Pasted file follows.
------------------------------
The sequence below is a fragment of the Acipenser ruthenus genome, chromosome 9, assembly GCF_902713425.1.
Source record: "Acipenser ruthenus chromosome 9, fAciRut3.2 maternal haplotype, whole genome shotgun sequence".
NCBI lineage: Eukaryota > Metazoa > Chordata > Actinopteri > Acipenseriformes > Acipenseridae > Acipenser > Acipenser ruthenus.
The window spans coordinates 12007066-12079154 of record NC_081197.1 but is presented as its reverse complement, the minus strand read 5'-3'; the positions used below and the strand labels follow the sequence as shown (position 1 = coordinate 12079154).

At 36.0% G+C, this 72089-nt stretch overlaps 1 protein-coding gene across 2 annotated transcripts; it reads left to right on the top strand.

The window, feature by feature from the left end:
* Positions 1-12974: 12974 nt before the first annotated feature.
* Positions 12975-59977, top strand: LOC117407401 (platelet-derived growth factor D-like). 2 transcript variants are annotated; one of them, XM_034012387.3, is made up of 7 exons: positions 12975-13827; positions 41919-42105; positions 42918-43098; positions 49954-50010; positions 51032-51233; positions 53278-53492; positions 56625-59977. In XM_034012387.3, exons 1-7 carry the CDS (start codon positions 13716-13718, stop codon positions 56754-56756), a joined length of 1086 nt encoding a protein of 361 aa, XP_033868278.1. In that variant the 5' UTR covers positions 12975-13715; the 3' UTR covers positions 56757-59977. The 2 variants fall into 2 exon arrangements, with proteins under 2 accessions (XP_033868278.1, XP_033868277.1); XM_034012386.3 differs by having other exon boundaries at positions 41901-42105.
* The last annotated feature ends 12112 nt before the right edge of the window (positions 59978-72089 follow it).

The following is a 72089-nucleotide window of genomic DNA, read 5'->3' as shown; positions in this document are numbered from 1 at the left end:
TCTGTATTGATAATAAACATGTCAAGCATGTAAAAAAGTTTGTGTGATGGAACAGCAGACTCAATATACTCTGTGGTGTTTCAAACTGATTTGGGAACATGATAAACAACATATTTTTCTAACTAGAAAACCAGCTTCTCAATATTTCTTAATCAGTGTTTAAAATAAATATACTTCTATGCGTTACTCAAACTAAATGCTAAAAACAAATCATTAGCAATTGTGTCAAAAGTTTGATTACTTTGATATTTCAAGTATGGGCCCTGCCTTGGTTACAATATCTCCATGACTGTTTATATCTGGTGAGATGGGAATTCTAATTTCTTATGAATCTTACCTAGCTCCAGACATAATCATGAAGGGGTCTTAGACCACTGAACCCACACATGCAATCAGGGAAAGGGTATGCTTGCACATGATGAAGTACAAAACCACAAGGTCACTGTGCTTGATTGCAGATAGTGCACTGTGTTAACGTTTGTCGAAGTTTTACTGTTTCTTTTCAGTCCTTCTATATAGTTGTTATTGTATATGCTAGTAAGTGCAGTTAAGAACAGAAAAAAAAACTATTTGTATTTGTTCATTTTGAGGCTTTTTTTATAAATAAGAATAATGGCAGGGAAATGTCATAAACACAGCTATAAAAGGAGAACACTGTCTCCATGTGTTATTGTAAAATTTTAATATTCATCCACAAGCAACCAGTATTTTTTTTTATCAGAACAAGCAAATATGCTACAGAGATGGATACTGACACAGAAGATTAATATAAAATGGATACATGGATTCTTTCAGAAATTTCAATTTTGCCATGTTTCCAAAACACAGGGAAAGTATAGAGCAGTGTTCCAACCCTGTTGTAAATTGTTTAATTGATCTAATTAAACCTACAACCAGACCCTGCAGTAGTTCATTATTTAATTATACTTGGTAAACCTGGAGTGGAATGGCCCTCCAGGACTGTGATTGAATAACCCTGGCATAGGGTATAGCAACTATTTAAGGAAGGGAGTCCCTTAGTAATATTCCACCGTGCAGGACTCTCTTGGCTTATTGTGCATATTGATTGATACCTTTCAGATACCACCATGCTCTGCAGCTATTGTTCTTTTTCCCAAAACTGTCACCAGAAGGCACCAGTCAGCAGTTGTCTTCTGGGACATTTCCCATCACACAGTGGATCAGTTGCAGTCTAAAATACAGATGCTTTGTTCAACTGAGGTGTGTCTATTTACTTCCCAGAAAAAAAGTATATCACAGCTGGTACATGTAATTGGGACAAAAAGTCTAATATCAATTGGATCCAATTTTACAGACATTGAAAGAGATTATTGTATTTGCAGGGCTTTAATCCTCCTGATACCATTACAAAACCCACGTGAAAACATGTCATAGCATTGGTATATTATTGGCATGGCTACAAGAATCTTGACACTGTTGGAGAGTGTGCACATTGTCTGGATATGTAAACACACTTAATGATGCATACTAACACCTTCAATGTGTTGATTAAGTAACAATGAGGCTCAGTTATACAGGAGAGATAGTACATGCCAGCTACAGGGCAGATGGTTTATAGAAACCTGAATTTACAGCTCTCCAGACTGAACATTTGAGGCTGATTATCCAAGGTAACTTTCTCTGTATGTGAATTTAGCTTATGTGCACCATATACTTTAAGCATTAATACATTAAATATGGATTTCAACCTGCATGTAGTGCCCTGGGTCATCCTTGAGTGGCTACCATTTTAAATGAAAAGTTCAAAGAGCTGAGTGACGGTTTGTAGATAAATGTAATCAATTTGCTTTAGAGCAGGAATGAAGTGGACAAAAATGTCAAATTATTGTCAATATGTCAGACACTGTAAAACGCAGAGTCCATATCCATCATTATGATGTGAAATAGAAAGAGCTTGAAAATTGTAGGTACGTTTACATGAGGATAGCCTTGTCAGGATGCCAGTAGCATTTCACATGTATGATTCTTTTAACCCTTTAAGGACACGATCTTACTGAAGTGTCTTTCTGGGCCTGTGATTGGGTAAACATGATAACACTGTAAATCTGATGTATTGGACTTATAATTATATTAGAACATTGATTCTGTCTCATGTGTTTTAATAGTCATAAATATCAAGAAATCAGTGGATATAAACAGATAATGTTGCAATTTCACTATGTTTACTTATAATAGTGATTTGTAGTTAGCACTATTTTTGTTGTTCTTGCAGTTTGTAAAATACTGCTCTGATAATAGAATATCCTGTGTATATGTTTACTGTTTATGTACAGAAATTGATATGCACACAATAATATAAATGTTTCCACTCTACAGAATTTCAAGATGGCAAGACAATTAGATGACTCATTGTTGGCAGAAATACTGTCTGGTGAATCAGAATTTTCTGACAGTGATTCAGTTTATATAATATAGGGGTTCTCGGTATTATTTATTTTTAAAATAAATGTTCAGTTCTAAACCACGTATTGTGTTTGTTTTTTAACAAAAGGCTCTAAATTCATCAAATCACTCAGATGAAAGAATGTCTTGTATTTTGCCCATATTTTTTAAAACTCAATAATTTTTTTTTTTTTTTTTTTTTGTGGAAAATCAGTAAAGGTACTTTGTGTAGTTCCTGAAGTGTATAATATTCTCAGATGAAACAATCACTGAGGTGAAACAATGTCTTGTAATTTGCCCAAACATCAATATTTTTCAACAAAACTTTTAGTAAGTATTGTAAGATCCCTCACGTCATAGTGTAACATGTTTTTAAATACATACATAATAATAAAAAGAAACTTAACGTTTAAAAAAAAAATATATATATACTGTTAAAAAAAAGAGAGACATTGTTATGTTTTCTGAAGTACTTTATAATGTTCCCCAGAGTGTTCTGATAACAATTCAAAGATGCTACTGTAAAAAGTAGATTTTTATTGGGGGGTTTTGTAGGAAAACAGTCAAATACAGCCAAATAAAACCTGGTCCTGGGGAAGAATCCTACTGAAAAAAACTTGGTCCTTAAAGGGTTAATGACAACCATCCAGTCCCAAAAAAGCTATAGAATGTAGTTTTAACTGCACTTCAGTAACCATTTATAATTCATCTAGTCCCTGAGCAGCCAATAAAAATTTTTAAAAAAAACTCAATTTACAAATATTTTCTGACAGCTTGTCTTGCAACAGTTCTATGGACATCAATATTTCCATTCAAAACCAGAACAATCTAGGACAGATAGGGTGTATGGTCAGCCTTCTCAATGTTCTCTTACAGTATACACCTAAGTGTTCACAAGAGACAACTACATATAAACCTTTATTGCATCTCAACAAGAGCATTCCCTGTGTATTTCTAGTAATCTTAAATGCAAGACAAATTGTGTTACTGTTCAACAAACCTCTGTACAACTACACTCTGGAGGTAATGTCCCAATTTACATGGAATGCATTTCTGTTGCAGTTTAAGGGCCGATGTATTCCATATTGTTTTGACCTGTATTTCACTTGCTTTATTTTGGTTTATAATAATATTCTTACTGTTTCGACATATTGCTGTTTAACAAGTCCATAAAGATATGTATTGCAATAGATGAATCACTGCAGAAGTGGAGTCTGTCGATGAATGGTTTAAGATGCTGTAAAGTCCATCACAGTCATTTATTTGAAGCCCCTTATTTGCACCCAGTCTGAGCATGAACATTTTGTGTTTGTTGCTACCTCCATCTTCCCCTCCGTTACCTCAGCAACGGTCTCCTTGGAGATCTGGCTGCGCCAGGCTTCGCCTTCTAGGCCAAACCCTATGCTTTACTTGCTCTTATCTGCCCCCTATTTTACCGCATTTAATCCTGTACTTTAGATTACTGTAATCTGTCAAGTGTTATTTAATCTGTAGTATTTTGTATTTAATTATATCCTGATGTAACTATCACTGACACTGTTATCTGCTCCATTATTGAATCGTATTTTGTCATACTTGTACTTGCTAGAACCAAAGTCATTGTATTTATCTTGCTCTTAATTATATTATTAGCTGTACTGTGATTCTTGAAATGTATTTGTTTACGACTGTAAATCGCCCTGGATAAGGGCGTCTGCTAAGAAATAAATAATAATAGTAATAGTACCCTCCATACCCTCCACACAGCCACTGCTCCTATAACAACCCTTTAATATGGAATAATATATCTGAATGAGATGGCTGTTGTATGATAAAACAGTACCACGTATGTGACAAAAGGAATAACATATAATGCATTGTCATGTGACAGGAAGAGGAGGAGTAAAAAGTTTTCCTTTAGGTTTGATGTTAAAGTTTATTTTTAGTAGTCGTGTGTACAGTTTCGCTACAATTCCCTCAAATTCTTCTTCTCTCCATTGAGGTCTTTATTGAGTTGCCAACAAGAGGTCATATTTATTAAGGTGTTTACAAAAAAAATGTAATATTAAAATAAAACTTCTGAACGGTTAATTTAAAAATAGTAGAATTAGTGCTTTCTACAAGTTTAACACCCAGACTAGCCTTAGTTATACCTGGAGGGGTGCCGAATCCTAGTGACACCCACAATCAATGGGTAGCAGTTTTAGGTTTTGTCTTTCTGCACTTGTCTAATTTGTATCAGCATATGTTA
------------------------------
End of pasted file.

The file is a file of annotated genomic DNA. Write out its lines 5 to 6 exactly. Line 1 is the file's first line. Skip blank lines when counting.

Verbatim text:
At 36.0% G+C, this 72089-nt stretch overlaps 1 protein-coding gene across 2 annotated transcripts; it reads left to right on the top strand.

The window, feature by feature from the left end: